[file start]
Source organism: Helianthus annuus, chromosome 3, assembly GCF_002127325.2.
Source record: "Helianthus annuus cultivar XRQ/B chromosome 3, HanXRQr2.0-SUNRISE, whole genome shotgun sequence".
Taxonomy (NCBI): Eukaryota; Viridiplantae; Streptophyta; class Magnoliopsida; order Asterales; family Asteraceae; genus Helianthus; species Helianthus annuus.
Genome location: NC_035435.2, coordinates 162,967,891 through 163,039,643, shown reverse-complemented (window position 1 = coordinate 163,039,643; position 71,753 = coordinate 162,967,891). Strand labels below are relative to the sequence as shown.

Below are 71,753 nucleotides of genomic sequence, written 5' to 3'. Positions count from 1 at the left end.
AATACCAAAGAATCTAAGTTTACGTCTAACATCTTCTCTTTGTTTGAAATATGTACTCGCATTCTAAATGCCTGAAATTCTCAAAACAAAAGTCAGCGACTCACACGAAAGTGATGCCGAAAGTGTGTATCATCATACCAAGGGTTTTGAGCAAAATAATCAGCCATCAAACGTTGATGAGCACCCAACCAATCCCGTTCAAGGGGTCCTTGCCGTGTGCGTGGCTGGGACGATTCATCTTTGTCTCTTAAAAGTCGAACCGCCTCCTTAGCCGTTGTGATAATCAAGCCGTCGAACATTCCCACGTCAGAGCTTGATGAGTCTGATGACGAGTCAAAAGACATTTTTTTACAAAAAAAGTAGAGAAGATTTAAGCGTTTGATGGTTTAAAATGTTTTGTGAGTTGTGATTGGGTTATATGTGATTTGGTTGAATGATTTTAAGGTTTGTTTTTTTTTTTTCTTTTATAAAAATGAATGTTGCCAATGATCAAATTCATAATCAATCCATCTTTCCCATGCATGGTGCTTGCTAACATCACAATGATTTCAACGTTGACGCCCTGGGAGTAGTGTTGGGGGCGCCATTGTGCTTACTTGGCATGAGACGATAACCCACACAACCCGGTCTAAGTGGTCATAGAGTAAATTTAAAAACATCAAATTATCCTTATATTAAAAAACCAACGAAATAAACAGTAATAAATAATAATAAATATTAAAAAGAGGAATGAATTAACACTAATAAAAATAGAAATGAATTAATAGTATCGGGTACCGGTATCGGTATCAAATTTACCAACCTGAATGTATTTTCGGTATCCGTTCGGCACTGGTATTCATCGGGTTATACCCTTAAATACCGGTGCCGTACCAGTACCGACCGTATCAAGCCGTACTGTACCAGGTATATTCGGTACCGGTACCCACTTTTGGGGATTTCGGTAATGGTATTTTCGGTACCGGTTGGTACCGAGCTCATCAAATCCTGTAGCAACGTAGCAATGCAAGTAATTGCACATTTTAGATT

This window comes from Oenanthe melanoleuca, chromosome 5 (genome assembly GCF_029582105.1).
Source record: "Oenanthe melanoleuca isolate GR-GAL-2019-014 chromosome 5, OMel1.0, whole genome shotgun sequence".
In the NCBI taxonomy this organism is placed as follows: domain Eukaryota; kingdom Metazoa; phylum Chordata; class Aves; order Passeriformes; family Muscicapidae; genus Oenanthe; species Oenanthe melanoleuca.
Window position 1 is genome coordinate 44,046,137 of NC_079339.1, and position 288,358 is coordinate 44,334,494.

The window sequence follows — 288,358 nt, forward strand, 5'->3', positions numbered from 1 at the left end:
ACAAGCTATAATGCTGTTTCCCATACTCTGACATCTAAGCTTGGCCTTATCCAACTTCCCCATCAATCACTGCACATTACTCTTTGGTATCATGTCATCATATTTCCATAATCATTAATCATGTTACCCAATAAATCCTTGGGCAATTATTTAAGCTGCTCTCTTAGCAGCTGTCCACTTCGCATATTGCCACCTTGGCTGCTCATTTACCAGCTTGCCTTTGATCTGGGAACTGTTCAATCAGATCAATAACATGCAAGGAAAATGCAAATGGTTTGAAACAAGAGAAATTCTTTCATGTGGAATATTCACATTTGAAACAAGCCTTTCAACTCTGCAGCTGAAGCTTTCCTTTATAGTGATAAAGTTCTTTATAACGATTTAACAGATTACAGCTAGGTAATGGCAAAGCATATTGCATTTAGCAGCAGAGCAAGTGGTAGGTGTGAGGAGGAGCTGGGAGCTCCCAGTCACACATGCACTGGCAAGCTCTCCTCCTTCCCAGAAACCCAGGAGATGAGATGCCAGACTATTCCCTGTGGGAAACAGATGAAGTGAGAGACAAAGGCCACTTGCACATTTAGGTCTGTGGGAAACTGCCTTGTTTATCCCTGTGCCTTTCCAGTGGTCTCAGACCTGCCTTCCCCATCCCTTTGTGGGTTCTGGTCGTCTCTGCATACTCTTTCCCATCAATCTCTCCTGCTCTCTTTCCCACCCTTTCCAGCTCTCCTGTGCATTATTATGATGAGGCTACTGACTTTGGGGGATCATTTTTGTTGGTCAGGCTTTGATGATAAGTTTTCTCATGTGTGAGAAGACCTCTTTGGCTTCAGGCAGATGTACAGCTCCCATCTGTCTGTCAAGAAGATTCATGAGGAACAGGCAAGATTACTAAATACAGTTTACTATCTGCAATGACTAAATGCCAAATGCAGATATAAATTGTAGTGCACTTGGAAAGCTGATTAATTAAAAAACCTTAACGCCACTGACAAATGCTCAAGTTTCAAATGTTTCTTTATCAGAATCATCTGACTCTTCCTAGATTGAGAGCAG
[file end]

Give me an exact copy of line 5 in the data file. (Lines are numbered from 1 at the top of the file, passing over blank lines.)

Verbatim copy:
Below are 71,753 nucleotides of genomic sequence, written 5' to 3'. Positions count from 1 at the left end.